If it feels like there are more truly hopeless offenses than normal this season, you're not wrong. Looking back at the past five seasons (replacing 2020 with 2019 because of the weird circumstances of that seasons), the lowest-scoring team in any April in that span is the 2024 White Sox, who entered Tuesday averaging just 2.05 runs per game; the third-lowest scoring team is the Athletics, and the Marlins, Twins, Cardinals, and Rockies are all at 3.54 runs per game or fewer, ranking in the bottom 23 out of 150 teams in that span. 

What's interesting is, scoring overall actually isn't down much at all. Teams were averaging 4.4 runs per game entering Tuesday, right in line with last season's 4.59 mark from April and actually up from the 2019-2023 April average. Which is to say, this seemingly isn't a "dead ball" situation, we've just got some exceptionally poor offenses around baseball.

We talked about that a bit on Monday night's episode of Fantasy Baseball Today, in talking about whether guys like Chris Paddack and Erick Fedde would be worth streaming this week. Based on talent alone, it was hard to make any kind of case for them, but with how the White Sox and Twins lineups are playing right now … well, I started both in my AL-only LABR team and got 13 innings with one earned run allowed and 21 strikeouts with no walks from them. 

I don't expect we'll have six teams averaging 3.54 runs per game or less all season long; last season, the A's and White Sox were the only teams even below four runs per game. I feel pretty confident that at least the Rockies, Cardinals, and Twins will end up being closer to average than historically poor, especially. But when you look at the Marlins, Athletics, and White Sox especially … well, they might be the kinds of matchups pitchers are getting right against all season long. And they might also be the kinds of matchups middling-to-bad pitchers are taking advantage of all season, too. 

Tuesday's top waiver targets

Erick Fedde, SP, White Sox (29%) – 11 strikeouts over six innings for a guy who had just 19 strikeouts in 20.1 innings prior to this start … yeah, the Twins have some problems. Fedde did change his pitch mix in this one, prioritizing his cutter and splitter and almost entirely fading his sweeper … but it's not like his splitter or cutter had been generating a ton of whiffs before this one. So, I'm mostly willing to chalk this up to the Twins being ludicrously whiff-happy right now, but if you want to take a flier on Fedde with solid outings in three of his past four, he does have decent matchups coming up against the Rays and Cardinals. 

Ivan Herrera, C, Cardinals (21%) – I already thought Herrera was worth adding this week, as I wrote Sunday, but now with Willison Contreras leaving Tuesday's game with a side injury, it might need to be even more of a priority. Herrera has slowed down a bit after a hot start, but he's still sporting excellent quality-of-contact metrics, with a .362 expected wOBA and 91.3 mph average exit velocity, and I think he can be a very solid source of power as a No. 2 catcher if Contreras has to miss time. And he's going to see plenty of playing time moving forward even if Contreras is fine.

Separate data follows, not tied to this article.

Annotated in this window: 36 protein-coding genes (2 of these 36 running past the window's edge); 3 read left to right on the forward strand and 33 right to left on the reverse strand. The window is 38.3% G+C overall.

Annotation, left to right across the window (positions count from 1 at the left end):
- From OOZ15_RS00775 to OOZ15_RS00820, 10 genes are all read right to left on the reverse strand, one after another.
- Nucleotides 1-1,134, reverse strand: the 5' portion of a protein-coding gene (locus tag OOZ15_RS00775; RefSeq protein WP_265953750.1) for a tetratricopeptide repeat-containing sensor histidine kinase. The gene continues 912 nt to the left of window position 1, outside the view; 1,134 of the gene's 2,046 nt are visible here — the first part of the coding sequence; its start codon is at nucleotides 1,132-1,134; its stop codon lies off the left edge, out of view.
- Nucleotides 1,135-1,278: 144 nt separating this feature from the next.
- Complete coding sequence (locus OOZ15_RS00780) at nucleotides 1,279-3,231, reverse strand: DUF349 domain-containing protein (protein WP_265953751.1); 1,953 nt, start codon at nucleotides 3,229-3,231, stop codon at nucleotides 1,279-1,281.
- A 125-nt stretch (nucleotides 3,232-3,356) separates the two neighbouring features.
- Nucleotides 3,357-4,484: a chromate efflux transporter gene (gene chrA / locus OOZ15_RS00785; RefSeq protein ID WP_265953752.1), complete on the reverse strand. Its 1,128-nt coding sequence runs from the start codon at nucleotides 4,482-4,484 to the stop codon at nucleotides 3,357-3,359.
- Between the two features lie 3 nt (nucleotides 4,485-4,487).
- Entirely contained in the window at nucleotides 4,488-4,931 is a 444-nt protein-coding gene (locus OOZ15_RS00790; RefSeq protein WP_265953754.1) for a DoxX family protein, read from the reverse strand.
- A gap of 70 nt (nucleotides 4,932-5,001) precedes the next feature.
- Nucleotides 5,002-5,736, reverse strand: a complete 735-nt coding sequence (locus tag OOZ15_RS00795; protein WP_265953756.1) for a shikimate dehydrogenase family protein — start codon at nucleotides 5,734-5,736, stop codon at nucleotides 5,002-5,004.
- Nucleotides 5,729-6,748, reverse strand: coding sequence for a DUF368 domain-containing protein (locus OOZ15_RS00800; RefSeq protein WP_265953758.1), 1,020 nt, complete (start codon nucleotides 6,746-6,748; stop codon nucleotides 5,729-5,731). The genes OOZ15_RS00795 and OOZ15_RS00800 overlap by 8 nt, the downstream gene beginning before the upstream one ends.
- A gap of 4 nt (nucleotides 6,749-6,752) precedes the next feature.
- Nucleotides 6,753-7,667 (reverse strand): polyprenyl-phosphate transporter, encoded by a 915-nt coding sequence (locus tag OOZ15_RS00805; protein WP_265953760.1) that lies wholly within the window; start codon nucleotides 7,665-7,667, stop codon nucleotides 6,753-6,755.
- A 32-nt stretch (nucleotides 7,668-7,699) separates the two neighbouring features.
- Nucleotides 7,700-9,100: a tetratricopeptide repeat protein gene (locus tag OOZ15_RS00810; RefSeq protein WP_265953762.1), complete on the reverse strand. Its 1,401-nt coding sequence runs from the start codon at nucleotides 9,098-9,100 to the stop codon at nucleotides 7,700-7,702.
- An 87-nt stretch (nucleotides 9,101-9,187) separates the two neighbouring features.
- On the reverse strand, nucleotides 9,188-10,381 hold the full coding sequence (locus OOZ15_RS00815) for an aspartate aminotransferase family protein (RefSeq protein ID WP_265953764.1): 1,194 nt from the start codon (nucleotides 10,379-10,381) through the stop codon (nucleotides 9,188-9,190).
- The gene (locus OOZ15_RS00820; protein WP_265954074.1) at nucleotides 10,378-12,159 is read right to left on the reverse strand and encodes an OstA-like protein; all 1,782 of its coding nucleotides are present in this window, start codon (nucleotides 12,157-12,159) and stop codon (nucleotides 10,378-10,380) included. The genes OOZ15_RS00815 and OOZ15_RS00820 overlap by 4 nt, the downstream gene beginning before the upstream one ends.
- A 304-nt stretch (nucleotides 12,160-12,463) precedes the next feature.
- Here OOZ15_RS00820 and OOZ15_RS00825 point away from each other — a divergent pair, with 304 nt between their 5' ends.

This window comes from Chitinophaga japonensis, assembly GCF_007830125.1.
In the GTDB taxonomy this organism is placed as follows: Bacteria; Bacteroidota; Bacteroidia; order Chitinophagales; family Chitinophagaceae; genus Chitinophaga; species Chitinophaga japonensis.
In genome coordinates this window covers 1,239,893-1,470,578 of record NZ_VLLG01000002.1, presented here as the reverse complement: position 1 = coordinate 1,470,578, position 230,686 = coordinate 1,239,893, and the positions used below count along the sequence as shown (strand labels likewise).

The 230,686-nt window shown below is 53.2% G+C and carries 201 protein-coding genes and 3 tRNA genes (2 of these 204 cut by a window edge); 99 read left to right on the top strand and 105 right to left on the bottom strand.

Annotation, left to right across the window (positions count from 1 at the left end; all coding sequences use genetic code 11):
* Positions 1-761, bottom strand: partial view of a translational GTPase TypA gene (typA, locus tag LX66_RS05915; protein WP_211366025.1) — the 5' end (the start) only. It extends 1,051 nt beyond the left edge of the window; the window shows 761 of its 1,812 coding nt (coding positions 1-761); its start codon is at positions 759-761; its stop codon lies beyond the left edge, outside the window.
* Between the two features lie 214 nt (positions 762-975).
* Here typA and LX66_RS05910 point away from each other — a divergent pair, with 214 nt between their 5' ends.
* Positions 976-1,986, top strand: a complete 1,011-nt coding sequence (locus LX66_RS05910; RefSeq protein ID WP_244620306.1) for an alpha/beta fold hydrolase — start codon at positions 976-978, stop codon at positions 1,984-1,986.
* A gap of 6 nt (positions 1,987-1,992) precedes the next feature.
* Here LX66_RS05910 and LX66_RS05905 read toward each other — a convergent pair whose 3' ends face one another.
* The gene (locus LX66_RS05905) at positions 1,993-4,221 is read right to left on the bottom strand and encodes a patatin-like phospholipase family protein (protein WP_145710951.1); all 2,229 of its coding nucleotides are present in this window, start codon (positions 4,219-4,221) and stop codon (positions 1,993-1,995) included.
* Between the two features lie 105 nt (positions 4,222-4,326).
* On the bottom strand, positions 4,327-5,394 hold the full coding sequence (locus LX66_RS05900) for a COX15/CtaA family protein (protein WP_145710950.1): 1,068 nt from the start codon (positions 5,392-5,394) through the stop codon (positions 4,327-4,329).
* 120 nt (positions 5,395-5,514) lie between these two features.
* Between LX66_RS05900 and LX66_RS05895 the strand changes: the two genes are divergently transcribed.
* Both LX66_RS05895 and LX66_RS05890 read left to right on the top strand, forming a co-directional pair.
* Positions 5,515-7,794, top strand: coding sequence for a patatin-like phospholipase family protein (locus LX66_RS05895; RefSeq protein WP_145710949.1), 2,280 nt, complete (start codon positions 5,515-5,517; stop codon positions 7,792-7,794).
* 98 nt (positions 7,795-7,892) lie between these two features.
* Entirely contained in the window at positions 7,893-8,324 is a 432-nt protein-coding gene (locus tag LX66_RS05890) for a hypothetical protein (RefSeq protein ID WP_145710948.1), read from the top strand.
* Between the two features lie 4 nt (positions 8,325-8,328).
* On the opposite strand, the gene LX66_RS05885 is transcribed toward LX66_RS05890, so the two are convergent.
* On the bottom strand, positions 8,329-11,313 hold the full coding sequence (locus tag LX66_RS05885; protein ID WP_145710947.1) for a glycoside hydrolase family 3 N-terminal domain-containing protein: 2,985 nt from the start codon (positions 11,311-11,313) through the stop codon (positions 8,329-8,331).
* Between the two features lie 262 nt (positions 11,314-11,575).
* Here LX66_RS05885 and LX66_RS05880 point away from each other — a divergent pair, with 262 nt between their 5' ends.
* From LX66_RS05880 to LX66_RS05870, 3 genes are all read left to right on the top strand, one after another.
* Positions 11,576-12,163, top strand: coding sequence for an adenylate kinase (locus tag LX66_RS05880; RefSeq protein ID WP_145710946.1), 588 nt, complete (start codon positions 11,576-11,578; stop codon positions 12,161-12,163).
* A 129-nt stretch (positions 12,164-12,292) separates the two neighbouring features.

Ben Lively, SP, Guardians (9%) - With no Rafael Devers, Triston Casas, or Trevor Story, the Red Sox very well might be one of those offenses that any pitcher can succeed against, so I don't want to make too big a deal out of Lively's 6.1-shutout innings against them. But he did strike out seven for the second start in a row, so maybe the Guardians' pitching development team has unearthed another diamond in the rough here. 

Wilyer Abreu, OF, Red Sox (24%) – That Abreu was hitting fourth for the Red Sox Tuesday is a pretty good sign of where that lineup is right now, but it's worth noting that Abreu remains a pretty interesting young player for Fantasy. He's shown the ability to hit the ball consistently hard in the majors, with a 91 mph average exit velocity going back to last season, and he has four homers and seven steals in 47 games after going deep Tuesday, a 12-homer, 22-steal pace as a major-leaguer. In category-based leagues, he probably deserves to be more rostered than he is. 

Bailey Falter, SP, Pirates (6%) – Felter held the Brewers to just one run on three hits in seven innings Tuesday, and that's his fourth straight start with two or fewer runs allowed now. Given his near-total lack of strikeouts most outings – his eight Tuesday pushed his total for the season to 18 in 27 innings – I don't expect many nights like this … but he does get the Rockies on the road next week, so it might not be unreasonable to expect his success to continue for at least one more start. 

Jo Adell, OF, Angels (9%) – We've all got those players we believe in well past the point where it's really rational to do so, and Adell is absolutely one of those guys for me. There's been way too much swing-and-miss in his game for him to be an everyday player for the Angels in the past, but he's continued to absolutely demolish the ball at Triple-A, hitting .273/.475/.586 with 24 homers in just 74 games last season, for example. And this season, he's actually showing signs of maybe fixing some of his long-standing issues, sporting a 79.6% in-zone contact rate so far, up from his 71% career mark. It's a tiny sample size, obviously, but Adell is hitting .314 with just a 20.5% strikeout rate so far, and if that is at all real, he could be a very cheap source of homers for Fantasy. I want to believe.